I'll close with an example of a home I designed as one possible way of approaching design with respect to place. The overall design concept for this home was one of integration. Integrate views to the water, views to the forest, integrate sunlight into the deepest rooms and integrate the sloping local topography. I created three shed roof forms, one for the garage and workshop, one for the bedrooms and private spaces (the two story volume) and one for the public living areas. The shed roof forms were drawn from local shingled sheds used for storing fishing gear.
While developing the shapes of the structures and their engagement with the land and each other, there were additional subtleties that informed the overall approach I took with the design concurrently. Probably the one most illustrative of place making was the selection of materials.
Most people, save for architects and builders, have trouble interpreting a floor plan. Lines drawn on paper usually have little corollary to a typical person's experience of a home. This gulf between the real and imagined is because spaces are difficult to represent in two dimensions and floor plans often lack color or indication of real materials. Two houses with the same floor plan can be rendered quite differently by modifying only the materials used. So how can you infuse the meaning of place via material selection?
Typically, I look to the site to conceive of an exterior and interior material palette. I find this substantially reinforces ties to a particular place and it's a simple shortcut you can utilize too. For this project, I started with simple image I had taken of a fallen cedar in a local pond. Note the contrasts I talked about above (here it's grays and browns) and the muted color range. This particular site had a number of oak trees present, which lined the forest floor with leaves - like tiny rust-toned scales.
By simply applying an overlay of this image on the actual building forms I created a set of basic rules for the use of color and material.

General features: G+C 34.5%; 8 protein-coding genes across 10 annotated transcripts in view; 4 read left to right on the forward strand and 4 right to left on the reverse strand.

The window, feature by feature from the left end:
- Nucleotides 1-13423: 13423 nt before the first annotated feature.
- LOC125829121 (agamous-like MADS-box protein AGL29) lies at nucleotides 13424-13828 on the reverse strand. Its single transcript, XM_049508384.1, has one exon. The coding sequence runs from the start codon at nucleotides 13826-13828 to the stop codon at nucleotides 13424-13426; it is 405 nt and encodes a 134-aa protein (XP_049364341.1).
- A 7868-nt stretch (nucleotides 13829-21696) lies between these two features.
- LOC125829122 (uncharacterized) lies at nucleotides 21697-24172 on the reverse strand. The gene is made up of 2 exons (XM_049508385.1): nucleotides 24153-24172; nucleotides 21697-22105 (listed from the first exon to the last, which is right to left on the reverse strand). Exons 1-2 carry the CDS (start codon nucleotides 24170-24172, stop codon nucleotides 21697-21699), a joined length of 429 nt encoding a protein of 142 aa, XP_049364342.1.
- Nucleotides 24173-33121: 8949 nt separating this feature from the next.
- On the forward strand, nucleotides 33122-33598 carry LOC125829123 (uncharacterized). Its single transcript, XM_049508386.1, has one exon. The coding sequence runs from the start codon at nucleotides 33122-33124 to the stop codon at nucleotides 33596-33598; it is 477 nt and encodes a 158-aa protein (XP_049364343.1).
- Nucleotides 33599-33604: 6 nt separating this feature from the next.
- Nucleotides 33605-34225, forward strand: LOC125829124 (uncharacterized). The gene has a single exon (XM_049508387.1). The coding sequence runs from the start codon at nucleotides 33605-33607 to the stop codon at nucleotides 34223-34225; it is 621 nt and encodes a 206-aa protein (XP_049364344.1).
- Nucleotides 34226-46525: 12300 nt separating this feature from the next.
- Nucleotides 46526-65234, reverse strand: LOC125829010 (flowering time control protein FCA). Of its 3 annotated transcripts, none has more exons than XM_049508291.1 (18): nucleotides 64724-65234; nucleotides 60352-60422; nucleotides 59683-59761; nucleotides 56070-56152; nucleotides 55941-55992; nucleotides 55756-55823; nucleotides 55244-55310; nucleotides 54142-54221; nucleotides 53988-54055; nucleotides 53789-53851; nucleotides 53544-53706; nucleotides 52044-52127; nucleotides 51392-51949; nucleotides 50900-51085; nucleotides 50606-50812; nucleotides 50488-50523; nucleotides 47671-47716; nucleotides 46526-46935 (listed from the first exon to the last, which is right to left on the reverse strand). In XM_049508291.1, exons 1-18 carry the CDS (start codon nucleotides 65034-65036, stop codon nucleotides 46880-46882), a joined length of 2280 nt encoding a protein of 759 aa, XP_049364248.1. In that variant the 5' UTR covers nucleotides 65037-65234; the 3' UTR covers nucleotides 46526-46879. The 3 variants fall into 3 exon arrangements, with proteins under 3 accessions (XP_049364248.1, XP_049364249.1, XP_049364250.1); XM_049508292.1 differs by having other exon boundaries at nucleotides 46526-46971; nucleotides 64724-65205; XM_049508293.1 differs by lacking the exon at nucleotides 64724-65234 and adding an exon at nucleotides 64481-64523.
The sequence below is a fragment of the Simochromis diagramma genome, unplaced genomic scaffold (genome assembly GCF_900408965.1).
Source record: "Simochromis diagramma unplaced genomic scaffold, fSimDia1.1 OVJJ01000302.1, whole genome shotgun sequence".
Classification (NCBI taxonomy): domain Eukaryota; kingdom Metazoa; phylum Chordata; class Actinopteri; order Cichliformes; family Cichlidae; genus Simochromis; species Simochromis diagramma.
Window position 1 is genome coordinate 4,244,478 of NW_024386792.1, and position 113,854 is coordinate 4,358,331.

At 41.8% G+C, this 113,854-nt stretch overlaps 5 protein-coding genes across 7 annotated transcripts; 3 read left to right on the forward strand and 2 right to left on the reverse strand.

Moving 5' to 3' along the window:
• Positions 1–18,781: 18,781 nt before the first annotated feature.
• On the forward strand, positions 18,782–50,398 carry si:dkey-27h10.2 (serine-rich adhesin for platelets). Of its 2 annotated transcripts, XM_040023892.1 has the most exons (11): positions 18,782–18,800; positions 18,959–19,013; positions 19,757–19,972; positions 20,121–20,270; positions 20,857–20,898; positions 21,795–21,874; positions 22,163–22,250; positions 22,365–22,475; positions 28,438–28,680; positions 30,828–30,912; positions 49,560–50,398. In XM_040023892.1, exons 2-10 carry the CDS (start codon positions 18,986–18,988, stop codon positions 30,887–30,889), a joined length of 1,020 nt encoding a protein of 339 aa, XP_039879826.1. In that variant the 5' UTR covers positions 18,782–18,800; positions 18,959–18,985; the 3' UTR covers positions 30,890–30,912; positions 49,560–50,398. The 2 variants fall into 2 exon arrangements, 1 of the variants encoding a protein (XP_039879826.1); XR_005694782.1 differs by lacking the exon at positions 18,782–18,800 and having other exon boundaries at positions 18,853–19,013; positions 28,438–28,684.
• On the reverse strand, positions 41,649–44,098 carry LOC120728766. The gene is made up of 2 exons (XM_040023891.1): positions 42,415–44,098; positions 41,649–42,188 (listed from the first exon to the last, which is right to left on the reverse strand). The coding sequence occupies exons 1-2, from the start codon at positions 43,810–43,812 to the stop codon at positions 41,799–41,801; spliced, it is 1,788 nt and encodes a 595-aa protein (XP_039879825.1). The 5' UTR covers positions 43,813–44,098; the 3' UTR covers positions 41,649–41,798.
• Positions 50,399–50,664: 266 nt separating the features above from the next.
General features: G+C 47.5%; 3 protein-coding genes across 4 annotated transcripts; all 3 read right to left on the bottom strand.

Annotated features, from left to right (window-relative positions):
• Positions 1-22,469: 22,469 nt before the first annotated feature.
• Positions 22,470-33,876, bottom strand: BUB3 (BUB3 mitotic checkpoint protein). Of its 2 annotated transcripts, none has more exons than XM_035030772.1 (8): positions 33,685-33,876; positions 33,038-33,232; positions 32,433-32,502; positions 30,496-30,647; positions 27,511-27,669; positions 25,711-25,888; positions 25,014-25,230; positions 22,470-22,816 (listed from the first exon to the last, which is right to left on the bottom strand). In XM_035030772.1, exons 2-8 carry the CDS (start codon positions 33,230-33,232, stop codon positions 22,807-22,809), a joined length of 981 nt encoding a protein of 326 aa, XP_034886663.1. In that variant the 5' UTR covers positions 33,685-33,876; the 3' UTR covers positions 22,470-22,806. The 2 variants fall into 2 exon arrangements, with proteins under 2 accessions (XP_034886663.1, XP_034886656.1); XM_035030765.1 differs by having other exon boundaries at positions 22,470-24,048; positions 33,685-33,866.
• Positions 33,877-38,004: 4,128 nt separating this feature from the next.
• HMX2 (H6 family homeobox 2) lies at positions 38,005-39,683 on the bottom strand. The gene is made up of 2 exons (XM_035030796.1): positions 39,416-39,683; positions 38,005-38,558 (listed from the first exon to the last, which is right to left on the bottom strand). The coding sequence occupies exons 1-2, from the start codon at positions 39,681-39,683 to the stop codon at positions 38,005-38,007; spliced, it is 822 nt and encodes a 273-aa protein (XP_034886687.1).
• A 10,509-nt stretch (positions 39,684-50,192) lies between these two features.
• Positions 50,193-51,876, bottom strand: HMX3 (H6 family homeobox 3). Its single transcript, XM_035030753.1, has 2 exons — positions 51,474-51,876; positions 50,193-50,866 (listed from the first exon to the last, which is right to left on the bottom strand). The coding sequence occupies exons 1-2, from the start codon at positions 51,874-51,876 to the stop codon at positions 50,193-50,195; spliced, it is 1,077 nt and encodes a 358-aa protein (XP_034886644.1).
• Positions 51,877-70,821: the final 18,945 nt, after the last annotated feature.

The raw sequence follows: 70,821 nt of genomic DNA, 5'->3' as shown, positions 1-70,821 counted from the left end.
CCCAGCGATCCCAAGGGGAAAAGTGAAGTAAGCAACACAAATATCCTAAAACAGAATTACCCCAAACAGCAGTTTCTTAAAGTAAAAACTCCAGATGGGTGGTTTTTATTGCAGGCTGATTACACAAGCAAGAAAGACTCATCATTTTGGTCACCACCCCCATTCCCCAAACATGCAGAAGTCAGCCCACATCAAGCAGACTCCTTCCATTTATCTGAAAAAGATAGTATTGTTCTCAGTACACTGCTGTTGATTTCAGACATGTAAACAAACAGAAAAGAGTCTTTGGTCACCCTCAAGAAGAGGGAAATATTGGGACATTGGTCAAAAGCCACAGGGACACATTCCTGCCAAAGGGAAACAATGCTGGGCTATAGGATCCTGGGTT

1 - Exterior: tough, raw, textured. The bark of the tree.
2 - Interior: warm and inviting. The warm browns + heartwood of the tree. Bark peeled back to expose the warm interior.
3- Accents: smooth, scaly textured. These would link the warm interior with the rough exterior. The fallen oak leaves.
4- Changes in elevation: marked by stone walls extending out into the landscape, linking and mediating steps inside and out.
The tough, bark-like exterior rendered in the textured stained shingles is peeled back and cut away to reveal the warm wood interior. The interior is comprised of two types of wood which again mimics the variety of coloration inside the photo of the log, not one brown, but many (not too many!). Copper shingles are abstracted oak leaves in color and form.
The copper weaves its way throughout the house, but is used in very specific ways, to enclose the more solid parts of the house, on all flat roof volumes and it mediates the intersection of the house and earth (as flashing). The stone walls define changes in site elevation both inside and out and add another contrasting gray to the material palette.
As you become aware of the thought process that led to the design outcome, the meaning behind it should reinforce a sense of this place and the home's connection to that place.
Hopefully this information allows it to transcend any emotional response you have to the images (like or dislike) and the narrative should make it more alive. It certainly does for me and it makes the design process and selection of materials systematized and aligned with the greater design goals of the project.
Even without knowing the backstory, I believe, the building feels innately a part of the site and right at home. More images of this project can be found in my portfolio.